Sunday, December 28, 2014
The Wild One
SPOILER ALERT! The plot of the movie will be discussed.
Sorry, I don’t have a holiday movie to discuss. But you’re probably tired of seeing them on TV at this time of the year anyway.
Although the movie seems dated now with its lingo and relative lack of violence, it does mirror the conflicts that were gestating during the 1950's between the established authority and the discontented youth. When the gang drives into town, they disrupt a motorcycle race sanctioned by the citizens. The same activity is either accepted or rejected depending on who is running the event. The bikers mock the race's organizers who want to tell them what they can't do. As they ride in, the youth of the town are shown to be excited as they watch the cool looking bikes. The faces of their elders reflect fear. The local bartender is an exception because he is willing to forget their anti-establishment ways if he can make a buck off of them by selling beer.
Small actions or words illustrate the themes of the film. The slang and music show the lack of communication between the generations. When Johnny is given a glass for his beer, he ignores it, and drinks from the bottle. Somebody asks Johnny, "What are you rebelling against?" His total rejection of society is revealed when he responds, "What've you got?" Johnny is attracted to the police chief's daughter, Kathy. He asks her what happens in her town. She says that roses grow, people get married, and her father once promised to take her fishing, but it didn't happen. The banal life she is leading makes her attracted to the bad boy Johnny. He tells his friends that they will stay in the town for a while to "wait for crazy." He and his gang can only exist in chaos.
The bikers' rowdy behavior creates destruction at the bar and a hair salon. They are noisy and harass girls. Ironically, they are accused of crimes they do not commit. A double legal standard exists in the town. The citizens want Lee Marvin's rival biker to go to jail during a confrontation, but want the driver of a car who hits a biker to be set free. Kathy's father keeps trying to smooth things over, taking the path of least resistance, and only arrests Marvin. The bikers exact justice by putting the civilian in jail, too. They take the place of the ineffective police. Then, the citizens go outside the law as vigilantes when the police don't crack down. They throw a tire iron at Johnny, who falls off his bike. The out-of-control bike (symbolizing the whole town at this point) kills one of its elderly citizens. Johnny is wrongly accused of killing the man, until a few fair citizens come to his rescue.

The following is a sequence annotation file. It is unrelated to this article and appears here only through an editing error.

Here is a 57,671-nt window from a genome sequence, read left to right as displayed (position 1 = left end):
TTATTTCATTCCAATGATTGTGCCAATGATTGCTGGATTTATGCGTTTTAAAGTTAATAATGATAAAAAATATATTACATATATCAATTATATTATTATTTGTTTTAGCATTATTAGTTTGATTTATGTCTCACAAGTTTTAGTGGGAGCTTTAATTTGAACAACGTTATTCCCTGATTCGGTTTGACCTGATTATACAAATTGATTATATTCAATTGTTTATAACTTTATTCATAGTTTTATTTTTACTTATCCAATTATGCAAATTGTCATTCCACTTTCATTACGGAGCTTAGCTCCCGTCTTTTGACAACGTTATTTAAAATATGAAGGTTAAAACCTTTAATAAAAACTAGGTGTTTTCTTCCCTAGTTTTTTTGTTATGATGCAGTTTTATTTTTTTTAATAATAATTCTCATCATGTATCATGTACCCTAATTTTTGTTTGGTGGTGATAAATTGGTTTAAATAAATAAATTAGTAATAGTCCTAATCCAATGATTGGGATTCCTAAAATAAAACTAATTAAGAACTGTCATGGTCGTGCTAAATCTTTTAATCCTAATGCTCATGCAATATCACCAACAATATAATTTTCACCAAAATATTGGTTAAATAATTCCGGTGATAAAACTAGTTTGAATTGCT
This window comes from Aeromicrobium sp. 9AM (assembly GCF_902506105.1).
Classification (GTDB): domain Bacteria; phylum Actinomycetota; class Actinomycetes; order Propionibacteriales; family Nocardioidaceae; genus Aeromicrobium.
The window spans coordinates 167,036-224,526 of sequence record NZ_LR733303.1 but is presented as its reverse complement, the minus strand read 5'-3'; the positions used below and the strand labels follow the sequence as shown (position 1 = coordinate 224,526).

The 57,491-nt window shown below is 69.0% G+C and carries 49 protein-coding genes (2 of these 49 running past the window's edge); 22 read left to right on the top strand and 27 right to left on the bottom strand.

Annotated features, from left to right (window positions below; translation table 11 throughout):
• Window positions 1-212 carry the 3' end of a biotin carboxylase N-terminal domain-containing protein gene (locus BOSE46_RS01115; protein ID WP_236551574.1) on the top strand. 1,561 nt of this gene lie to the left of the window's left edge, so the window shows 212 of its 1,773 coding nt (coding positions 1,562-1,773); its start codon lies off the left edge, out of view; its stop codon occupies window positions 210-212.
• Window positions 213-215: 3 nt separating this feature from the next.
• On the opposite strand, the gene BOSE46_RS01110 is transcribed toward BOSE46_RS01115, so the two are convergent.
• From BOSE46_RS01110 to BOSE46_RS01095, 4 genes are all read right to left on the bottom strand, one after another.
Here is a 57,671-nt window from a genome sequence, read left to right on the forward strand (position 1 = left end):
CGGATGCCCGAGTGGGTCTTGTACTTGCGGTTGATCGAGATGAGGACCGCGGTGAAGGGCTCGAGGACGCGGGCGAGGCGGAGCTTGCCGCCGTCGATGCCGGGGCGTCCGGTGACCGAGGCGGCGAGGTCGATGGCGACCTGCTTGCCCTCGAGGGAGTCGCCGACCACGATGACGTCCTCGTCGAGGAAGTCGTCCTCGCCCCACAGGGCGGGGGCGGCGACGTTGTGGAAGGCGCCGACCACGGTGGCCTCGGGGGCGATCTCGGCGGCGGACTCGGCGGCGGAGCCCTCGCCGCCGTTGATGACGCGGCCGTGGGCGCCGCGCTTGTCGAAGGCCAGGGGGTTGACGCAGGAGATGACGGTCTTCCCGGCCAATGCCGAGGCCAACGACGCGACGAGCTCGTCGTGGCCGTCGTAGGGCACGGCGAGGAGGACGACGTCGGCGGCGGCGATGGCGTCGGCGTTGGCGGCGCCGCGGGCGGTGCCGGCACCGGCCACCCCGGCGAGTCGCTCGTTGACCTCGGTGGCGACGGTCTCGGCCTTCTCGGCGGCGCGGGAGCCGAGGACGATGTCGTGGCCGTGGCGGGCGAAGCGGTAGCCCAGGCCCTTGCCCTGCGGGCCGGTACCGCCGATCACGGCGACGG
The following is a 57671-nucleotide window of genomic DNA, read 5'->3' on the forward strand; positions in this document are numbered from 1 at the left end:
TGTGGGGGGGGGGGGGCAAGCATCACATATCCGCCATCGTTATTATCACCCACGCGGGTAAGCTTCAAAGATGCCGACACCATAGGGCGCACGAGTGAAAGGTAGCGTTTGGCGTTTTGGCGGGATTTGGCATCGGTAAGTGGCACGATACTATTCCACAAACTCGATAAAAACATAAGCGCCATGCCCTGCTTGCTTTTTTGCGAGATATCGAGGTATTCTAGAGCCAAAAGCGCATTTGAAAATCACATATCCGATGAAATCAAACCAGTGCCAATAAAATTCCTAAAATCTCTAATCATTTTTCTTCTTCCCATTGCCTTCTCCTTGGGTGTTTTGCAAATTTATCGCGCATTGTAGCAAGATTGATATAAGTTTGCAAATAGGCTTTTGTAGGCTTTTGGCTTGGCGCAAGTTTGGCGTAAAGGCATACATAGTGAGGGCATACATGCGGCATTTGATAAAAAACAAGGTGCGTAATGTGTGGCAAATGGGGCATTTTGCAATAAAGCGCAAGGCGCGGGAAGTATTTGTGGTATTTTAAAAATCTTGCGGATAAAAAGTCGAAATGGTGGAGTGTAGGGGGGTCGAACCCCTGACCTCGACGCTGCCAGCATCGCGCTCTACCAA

When Kathy is harassed by the gang, Johnny rescues her, and rides her away into a park area, a kind of sanctuary far from the confrontations. He is a torn individual. He admits during a beating that his father hit him hard, so we get a glimpse of an abused childhood that may have set him on his path. He may reject society, yet he clings to a stolen motorcycle race trophy, showing his desire to be accepted by society. He rejects a biker girl in favor of the "square" Kathy, but he treats her roughly, despite her admitting her attraction to him and his life. She is a policeman's daughter, and he says "you think you're too good for me." She represents what he wants, acceptance, and what he despises, the authority of the "square" world.
Since they are from worlds at war, they cannot be together. But, Johnny finds some peace with the fact that he is justly set free and has found a person in Kathy from the other camp who understands him. Since he feels accepted for the moment at least, he no longer needs the trophy, gives it to Kathy, and shows his only smile in the film as he rides off.
Many actors feel that Brando was the ultimate actor. Do you agree with them?
Next week’s film is Midnight Cowboy.